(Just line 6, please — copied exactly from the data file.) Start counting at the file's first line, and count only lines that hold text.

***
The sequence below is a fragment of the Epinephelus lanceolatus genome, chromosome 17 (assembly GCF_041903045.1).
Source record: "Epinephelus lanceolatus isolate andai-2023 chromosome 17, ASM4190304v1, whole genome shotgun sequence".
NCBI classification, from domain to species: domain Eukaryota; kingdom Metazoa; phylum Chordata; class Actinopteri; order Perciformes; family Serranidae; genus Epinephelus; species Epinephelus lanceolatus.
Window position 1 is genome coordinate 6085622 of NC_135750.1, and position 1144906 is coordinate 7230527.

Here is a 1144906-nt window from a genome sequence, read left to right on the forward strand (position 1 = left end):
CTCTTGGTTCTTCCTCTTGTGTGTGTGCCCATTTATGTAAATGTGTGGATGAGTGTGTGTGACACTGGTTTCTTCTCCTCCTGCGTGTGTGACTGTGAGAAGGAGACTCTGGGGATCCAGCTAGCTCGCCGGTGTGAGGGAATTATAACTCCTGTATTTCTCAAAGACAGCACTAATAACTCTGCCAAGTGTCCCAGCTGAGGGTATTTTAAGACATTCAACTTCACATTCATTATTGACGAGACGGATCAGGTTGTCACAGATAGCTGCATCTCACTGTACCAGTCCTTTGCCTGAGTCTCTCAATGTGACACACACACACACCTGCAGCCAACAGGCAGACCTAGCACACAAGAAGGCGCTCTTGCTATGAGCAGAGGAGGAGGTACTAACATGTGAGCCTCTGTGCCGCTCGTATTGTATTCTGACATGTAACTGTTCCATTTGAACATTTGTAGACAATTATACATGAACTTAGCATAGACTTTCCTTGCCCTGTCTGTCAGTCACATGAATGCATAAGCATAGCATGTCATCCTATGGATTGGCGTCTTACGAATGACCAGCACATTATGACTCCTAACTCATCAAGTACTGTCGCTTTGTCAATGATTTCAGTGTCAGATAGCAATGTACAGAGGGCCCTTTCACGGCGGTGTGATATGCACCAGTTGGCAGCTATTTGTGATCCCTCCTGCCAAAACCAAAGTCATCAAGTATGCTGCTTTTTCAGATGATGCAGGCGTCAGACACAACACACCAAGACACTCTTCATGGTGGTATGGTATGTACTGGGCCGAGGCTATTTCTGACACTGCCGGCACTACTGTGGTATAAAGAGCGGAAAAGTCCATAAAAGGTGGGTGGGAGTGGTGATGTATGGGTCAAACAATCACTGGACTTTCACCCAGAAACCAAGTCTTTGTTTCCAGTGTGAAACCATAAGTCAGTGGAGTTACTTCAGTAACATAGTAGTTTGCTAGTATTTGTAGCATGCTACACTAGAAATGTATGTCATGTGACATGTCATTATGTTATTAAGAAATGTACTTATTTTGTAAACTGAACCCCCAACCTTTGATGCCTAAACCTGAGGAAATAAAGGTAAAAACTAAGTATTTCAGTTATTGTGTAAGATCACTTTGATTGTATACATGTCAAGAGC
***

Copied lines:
CTCTTGGTTCTTCCTCTTGTGTGTGTGCCCATTTATGTAAATGTGTGGATGAGTGTGTGTGACACTGGTTTCTTCTCCTCCTGCGTGTGTGACTGTGAGAAGGAGACTCTGGGGATCCAGCTAGCTCGCCGGTGTGAGGGAATTATAACTCCTGTATTTCTCAAAGACAGCACTAATAACTCTGCCAAGTGTCCCAGCTGAGGGTATTTTAAGACATTCAACTTCACATTCATTATTGACGAGACGGATCAGGTTGTCACAGATAGCTGCATCTCACTGTACCAGTCCTTTGCCTGAGTCTCTCAATGTGACACACACACACACCTGCAGCCAACAGGCAGACCTAGCACACAAGAAGGCGCTCTTGCTATGAGCAGAGGAGGAGGTACTAACATGTGAGCCTCTGTGCCGCTCGTATTGTATTCTGACATGTAACTGTTCCATTTGAACATTTGTAGACAATTATACATGAACTTAGCATAGACTTTCCTTGCCCTGTCTGTCAGTCACATGAATGCATAAGCATAGCATGTCATCCTATGGATTGGCGTCTTACGAATGACCAGCACATTATGACTCCTAACTCATCAAGTACTGTCGCTTTGTCAATGATTTCAGTGTCAGATAGCAATGTACAGAGGGCCCTTTCACGGCGGTGTGATATGCACCAGTTGGCAGCTATTTGTGATCCCTCCTGCCAAAACCAAAGTCATCAAGTATGCTGCTTTTTCAGATGATGCAGGCGTCAGACACAACACACCAAGACACTCTTCATGGTGGTATGGTATGTACTGGGCCGAGGCTATTTCTGACACTGCCGGCACTACTGTGGTATAAAGAGCGGAAAAGTCCATAAAAGGTGGGTGGGAGTGGTGATGTATGGGTCAAACAATCACTGGACTTTCACCCAGAAACCAAGTCTTTGTTTCCAGTGTGAAACCATAAGTCAGTGGAGTTACTTCAGTAACATAGTAGTTTGCTAGTATTTGTAGCATGCTACACTAGAAATGTATGTCATGTGACATGTCATTATGTTATTAAGAAATGTACTTATTTTGTAAACTGAACCCCCAACCTTTGATGCCTAAACCTGAGGAAATAAAGGTAAAAACTAAGTATTTCAGTTATTGTGTAAGATCACTTTGATTGTATACATGTCAAGAGC